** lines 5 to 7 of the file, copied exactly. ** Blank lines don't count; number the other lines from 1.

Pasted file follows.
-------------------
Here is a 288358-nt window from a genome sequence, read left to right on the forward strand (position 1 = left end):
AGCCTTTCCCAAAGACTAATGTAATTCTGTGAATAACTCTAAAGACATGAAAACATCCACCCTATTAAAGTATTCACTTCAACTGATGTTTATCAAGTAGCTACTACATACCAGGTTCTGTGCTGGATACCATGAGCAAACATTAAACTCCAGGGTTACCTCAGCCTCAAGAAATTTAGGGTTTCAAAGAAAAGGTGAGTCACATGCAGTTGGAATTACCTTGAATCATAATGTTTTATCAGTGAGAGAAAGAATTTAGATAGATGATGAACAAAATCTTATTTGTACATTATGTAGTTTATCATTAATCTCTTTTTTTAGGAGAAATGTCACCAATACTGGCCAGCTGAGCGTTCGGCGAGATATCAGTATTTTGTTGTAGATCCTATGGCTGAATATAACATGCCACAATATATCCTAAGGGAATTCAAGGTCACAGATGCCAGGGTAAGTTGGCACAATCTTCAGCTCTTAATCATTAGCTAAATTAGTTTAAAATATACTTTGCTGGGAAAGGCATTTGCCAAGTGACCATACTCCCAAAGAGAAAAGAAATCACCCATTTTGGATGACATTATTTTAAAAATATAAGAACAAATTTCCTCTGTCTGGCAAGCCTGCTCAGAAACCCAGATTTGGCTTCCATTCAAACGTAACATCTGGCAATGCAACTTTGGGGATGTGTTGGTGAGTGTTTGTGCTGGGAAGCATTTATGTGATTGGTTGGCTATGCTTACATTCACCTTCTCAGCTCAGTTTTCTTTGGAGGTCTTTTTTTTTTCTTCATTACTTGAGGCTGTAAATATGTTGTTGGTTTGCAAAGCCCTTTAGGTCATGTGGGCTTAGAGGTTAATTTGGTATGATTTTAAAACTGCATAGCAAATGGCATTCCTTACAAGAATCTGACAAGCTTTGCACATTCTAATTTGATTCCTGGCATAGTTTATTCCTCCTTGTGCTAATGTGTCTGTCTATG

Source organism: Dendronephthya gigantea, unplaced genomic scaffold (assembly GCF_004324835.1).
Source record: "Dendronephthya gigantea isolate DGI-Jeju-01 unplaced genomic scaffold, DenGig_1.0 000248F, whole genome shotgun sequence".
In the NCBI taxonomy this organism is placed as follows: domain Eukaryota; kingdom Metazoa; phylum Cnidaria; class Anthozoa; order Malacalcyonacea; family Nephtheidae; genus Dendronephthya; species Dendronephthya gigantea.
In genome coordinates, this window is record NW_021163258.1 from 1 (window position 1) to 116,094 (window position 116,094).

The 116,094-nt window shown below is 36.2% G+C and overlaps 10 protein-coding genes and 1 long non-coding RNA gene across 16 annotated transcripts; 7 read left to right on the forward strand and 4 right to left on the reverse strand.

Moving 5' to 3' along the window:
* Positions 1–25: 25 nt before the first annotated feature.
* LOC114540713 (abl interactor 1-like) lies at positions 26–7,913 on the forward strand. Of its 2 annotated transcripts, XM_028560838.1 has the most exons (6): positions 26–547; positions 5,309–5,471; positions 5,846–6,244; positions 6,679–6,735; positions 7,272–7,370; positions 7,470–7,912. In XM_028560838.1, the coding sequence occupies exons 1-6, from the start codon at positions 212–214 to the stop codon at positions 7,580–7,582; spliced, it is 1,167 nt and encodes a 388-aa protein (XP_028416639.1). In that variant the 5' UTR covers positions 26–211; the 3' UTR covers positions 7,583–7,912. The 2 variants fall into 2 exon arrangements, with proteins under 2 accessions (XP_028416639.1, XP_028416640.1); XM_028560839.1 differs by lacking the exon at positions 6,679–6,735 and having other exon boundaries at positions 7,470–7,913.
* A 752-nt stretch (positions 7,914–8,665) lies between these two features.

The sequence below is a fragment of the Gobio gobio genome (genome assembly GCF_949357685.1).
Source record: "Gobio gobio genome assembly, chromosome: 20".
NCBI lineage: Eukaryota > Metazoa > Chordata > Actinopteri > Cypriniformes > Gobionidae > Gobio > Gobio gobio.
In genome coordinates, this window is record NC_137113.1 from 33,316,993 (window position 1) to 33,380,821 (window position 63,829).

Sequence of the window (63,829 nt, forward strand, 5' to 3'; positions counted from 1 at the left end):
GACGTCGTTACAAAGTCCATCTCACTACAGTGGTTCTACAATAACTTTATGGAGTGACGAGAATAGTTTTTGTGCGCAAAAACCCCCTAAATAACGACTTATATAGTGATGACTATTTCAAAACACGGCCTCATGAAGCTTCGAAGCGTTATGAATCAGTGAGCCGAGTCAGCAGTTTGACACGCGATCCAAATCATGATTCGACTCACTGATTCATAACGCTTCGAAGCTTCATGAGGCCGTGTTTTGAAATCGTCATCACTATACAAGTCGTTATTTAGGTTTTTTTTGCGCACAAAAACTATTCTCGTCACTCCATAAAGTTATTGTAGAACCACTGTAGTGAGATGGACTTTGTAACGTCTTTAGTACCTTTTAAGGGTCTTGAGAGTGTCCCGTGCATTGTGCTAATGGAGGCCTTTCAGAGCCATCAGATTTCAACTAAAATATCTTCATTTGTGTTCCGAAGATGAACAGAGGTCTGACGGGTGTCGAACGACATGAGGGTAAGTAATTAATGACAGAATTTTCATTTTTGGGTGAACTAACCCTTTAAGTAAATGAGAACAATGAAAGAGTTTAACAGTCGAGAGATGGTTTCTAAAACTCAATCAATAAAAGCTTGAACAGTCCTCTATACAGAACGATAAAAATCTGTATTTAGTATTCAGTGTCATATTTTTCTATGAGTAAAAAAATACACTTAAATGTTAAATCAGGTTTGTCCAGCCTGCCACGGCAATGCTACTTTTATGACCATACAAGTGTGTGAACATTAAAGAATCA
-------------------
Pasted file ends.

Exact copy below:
In the NCBI taxonomy this organism is placed as follows: domain Eukaryota; kingdom Metazoa; phylum Cnidaria; class Anthozoa; order Malacalcyonacea; family Nephtheidae; genus Dendronephthya; species Dendronephthya gigantea.
In genome coordinates, this window is record NW_021163258.1 from 1 (window position 1) to 116,094 (window position 116,094).

The 116,094-nt window shown below is 36.2% G+C and overlaps 10 protein-coding genes and 1 long non-coding RNA gene across 16 annotated transcripts; 7 read left to right on the forward strand and 4 right to left on the reverse strand.